What Would Life Look Like Without Bees?

Have you ever wondered what would your meals look like if there weren’t bees? Actually, what would the world without bees look like?

If you’re not sure, take a look at these images created by Fairmont Hotels. Considering the rapid and steady plummeting of bee colonies in the last decades, the luxury hotel decided to show just what meals without bees might look like.


Your breakfast with bees.


Your breakfast without bees.

Bees are disappearing

Fairmont hotel has been fighting for the honeybees for almost 25 years. Their Bee Sustainable program has resulted in more than 40 honeybee apiaries and wild bee hotels on properties around the world.

Bees, the natural pollinators, are disappearing rapidly. Nearly 40 percent of invertebrate pollinator species such as bees and butterflies are facing extinction, according to UN-sponsored report. Many of bee species are added to endangered species list in the U.S – a bumblebee was added to the same list recently.

The decrease in bee population is caused by extreme climate changes and various human activities – the increased use of pesticides, pollution of rivers and waters, pollution of the soil, reduction of wild prairies etc.

Life without pollinators

So, what will happen if bees go extinct? Who and what will be impacted the most? The reality is frightening – our foods are under the direct threat if we do not save the bees. Not just honey. It is estimated that 30% of the world crops and 90% of the wild plants are pollinated by insects. Without them, crops would die.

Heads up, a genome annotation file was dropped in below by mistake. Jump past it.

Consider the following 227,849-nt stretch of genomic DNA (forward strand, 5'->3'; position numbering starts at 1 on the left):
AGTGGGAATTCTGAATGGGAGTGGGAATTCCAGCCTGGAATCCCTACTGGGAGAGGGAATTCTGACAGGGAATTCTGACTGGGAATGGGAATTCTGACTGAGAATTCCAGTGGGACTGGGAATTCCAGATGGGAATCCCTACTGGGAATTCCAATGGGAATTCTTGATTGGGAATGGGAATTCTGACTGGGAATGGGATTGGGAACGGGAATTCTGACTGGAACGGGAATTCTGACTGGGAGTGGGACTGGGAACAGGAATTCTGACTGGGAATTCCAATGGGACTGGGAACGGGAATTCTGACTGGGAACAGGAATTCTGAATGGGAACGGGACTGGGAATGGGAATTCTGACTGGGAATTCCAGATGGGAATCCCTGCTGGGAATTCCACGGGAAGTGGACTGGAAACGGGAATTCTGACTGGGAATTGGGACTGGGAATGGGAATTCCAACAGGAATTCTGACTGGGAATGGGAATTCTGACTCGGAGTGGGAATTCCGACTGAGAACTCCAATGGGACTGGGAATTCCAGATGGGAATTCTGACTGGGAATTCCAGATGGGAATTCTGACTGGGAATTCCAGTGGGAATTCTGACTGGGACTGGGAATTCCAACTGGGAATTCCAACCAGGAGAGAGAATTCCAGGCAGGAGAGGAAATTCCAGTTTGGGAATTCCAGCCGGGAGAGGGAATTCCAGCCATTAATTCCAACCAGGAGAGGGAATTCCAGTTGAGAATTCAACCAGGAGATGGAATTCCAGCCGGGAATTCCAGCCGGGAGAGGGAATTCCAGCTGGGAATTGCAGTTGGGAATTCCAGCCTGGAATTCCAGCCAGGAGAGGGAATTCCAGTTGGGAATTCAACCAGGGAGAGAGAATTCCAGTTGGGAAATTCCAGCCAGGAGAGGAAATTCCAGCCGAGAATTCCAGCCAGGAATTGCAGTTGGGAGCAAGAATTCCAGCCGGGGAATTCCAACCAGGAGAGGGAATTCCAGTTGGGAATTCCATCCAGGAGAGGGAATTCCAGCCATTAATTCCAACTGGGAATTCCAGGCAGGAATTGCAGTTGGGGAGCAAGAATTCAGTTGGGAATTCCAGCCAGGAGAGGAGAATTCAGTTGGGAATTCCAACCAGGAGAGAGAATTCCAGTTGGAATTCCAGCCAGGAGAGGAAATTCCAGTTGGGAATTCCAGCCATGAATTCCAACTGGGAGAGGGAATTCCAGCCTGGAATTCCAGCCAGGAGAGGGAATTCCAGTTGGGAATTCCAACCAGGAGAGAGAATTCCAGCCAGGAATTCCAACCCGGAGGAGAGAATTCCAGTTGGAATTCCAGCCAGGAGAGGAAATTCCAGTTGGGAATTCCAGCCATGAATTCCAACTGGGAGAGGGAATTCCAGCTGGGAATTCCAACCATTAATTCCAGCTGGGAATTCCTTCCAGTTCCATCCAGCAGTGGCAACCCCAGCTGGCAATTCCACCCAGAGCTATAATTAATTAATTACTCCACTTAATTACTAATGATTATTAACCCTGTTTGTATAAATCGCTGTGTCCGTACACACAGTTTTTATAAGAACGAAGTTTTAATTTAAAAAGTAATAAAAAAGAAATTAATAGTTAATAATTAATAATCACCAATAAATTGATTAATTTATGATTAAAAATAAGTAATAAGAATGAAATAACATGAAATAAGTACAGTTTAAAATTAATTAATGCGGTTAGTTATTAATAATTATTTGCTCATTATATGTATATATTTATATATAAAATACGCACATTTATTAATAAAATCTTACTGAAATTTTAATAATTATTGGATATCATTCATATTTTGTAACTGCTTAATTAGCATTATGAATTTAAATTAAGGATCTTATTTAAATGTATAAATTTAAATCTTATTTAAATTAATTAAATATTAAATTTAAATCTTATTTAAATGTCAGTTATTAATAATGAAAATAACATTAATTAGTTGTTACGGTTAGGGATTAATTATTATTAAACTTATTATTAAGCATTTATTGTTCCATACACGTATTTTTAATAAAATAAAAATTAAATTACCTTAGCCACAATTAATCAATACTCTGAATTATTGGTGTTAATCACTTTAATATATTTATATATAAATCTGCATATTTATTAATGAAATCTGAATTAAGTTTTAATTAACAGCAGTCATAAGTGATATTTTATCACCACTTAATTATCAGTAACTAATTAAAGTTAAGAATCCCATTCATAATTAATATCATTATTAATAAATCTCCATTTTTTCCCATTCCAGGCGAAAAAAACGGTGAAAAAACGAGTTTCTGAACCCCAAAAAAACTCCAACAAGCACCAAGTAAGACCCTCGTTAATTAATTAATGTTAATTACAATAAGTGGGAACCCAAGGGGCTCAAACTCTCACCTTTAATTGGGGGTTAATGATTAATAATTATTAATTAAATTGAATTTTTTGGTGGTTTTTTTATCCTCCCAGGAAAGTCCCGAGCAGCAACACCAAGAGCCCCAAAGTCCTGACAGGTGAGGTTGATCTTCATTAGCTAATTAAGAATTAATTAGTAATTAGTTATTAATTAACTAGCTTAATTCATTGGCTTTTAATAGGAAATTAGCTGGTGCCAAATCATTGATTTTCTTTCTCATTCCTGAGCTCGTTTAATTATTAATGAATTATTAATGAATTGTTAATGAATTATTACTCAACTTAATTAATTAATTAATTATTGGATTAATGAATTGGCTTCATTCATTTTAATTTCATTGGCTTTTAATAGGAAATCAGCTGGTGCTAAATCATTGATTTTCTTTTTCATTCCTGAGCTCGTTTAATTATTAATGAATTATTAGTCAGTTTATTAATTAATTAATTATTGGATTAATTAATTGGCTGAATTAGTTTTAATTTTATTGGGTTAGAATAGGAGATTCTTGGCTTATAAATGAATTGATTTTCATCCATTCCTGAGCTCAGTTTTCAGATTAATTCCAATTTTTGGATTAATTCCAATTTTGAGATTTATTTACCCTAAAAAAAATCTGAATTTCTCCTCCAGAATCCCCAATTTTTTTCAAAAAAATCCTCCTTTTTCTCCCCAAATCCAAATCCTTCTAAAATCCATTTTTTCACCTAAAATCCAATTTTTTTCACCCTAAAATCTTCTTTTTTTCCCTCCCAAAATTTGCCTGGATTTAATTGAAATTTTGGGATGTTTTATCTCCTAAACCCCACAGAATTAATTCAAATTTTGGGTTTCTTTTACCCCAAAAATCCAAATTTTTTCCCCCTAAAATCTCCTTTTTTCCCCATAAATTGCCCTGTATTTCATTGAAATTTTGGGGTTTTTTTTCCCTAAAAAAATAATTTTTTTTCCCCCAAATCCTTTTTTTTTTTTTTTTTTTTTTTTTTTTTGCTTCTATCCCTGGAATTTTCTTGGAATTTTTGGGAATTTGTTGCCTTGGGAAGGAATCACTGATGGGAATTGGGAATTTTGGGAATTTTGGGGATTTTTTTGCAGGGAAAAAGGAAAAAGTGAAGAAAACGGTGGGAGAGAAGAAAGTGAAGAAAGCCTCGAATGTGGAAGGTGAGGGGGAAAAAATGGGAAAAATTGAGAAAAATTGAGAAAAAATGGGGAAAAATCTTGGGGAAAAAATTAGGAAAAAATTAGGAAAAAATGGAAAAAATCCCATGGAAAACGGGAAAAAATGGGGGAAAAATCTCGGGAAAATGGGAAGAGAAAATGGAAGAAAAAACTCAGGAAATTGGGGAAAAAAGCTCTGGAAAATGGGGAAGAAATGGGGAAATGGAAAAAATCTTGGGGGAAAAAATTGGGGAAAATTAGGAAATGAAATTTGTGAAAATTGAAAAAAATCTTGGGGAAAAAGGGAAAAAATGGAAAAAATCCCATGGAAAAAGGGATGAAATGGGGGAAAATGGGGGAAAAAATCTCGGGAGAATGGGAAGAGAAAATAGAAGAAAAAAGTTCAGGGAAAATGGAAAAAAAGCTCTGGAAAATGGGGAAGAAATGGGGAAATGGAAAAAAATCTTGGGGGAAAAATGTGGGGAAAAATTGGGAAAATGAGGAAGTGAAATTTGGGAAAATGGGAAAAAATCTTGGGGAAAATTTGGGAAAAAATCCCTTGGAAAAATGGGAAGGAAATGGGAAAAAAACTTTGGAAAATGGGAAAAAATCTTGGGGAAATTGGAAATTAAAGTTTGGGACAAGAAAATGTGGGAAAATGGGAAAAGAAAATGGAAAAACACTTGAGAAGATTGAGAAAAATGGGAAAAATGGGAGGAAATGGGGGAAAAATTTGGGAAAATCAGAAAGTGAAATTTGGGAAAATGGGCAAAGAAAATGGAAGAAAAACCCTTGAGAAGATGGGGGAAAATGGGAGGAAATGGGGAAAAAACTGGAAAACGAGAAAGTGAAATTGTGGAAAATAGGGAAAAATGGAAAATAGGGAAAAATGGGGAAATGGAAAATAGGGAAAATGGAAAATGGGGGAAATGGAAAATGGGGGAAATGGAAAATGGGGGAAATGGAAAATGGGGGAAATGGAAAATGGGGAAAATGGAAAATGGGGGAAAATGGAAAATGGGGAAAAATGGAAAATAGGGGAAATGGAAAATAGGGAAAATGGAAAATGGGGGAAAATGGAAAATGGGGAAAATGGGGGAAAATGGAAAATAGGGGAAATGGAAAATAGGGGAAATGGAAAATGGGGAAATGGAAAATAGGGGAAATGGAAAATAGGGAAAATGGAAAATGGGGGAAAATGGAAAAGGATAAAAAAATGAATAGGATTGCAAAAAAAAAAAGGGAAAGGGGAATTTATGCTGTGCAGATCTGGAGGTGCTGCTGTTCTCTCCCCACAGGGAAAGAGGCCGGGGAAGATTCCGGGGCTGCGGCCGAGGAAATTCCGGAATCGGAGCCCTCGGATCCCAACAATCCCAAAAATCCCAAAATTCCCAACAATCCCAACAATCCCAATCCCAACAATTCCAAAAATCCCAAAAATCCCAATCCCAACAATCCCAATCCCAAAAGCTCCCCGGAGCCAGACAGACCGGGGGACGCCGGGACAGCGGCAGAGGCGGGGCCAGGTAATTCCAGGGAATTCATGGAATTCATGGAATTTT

As images above show – without honeybees, your breakfast would not include orange juice, blueberries, almond, coffee, pumpkin seeds, rapeseed oil spread, raspberries, strawberries, sunflower spread oil and seeds.

Actually, without bees, some of the food would disappear completely, while other would become expensive and unaffordable. Our favorite foods sadly would not exist. Vegetables, fruits, nuts and seeds that depended on pollinators would disappear. But, without bees and other pollinators, we would lose a significant portion of our dairy products too, since many cows’ diets consist mainly of pollinator-dependent alfalfa and clover. Milk, cheese, butter, yogurt and ice creams – it all be at risk.

But not only our diet would become untasteful, dull and monotonous, it would also impact our health. Some of the most vitamin and mineral-rich foods are dependent on insect pollination. So, without them, the deficiencies in these nutrients would increase the risk of diabetes, cancer and heart diseases. In the less-developed world’s regions, malnutrition would be the reason for the increased mortality.

If you want to save the honeybees, there are actually a few things you can do. Read this guide from the New York Bee Sanctuary to hear some useful tips.


Lunch and dinner with bees.


Lunch and dinner without bees.


Dessert with bees.


Desert without bees.